An Interview With S.K. Sophia!

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Okay, so this is the first time I’ve ever done an author interview. And I might have set the bar incredibly high with my first interviewee. S.K. Sophia is a Beta reader for me, therefore she’s beyond brilliant. She’s also a scarily talented writer who has me quite literally gripped to the edge of my seat and screaming like a little fangirl every time she uploads a chapter of her book, Finding Elyssia. Of which you can read here: Finding Elyssia. Anyhow, we may as well get started!

    What are you currently working on?

Finding Elyssia. It’s about a narcissistic and unstable girl who just gets out of prison. She wants to get her life together, but is befriended by ex-convict, Noah. He went to prison for murder. Long story short – She wants to get better. He doesn’t. Chaos ensues.

 

    Name 3 weapons you would use against invading aliens and why?

I would have sais attached to my wrist, a katana riding my back and a Mossberg 500 shotgun in my hands. The sais are for close encounters and throwing. The katana is for quiet, close combat. The shotgun is for messy and noisy fun.

 

If you could go back in time with a copy of one book and claim to be the author, whose book would you steal and why?

I’d feel too guilty to do something like that, but if I did, I would claim Twenties Girl by Sophie Kinsella. That book made me laugh and fall in love with the 20s party scene.

 

   What was the first ever book/album/film you can remember buying?

I bought a monster joke book at my school’s book fair. God knows why. The jokes were terrible.

 

   There’s a zombie apocalypse coming. You’re only allowed to hide in a famous building/landscape. Where would you hide and why?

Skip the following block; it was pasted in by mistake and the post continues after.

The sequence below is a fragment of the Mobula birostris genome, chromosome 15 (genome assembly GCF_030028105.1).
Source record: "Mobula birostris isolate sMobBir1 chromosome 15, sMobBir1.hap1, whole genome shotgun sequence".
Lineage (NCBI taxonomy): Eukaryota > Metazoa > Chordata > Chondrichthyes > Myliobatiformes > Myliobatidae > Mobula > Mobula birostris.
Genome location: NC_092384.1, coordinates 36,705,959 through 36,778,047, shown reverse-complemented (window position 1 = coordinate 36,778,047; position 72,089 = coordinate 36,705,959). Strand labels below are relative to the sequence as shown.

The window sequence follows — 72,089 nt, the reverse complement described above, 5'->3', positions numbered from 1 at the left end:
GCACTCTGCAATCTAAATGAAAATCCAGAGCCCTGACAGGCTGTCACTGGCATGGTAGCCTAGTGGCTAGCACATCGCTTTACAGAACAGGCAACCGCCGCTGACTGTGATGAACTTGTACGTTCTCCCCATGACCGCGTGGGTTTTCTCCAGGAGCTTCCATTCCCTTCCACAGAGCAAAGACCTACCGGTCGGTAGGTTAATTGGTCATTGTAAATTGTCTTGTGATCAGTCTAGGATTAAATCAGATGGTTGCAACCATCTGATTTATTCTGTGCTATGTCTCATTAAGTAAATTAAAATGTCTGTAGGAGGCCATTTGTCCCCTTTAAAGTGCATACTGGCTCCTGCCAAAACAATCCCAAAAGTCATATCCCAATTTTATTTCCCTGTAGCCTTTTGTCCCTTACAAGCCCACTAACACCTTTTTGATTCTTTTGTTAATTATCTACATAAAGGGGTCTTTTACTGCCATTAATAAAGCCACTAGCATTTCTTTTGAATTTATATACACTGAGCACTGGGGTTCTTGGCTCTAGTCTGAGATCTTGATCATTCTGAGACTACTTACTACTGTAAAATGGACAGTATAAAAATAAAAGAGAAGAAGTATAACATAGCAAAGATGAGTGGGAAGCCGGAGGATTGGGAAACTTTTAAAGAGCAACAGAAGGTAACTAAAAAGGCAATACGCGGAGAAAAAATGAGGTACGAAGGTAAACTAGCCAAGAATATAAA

I’d lurk on the top of Eiffel Tower. Let’s see those fuckers climb that thing. Wait… these are dopey Walking Dead style zombies, right? No? Shit. There’s nowhere suitable to hide. I’ll stay outside and fight, eventually dying a hero.

 

  Would you rather be a unicorn or a vampire?

Vampire. I mean, c’mon! Unicorn? What would I even do? Vampires are the coolest. I can wear a long black leather coat and drink blood cocktails. Come at me, bro.

 

What is the meanest thing you’ve ever subjected a character to?

I can’t tell you because it’s the biggest spoiler for Finding Elyssia, but let me tell you, it is evil at its most raw. I felt sick writing it (and I’m not easily sickened by something).

 

 If you could be a character in a book, and live in their world, who would you be and why?

Can I choose a comic book character? I was going to say Kitty in Astonishing X-Men, but I recently started Young Avengers and I love Kate Bishop (Hawkeye). So, I choose her. No, wait – Faith in Angel & Faith. I forgot about her for a second. It’s always Faith. She’s my fictional soul mate. We would totally be best friends and cause havoc together (but she would apologize afterwards because of the whole redemption thing. Ugh, such a drag).

 

 Someone has told you that you are taking part in NaNoWriMo or else you will be subjected to the music you hate most for the rest of your life. What would you write about and if you failed, what music would be playing?

I’d probably write something that starts off really light and funny but slowly turns into a dark story about torture and death. Off the top of my head, I’d say people get trapped in a haunted house at an amusement park, with a sadistic killer. If I fail, pop music would be playing.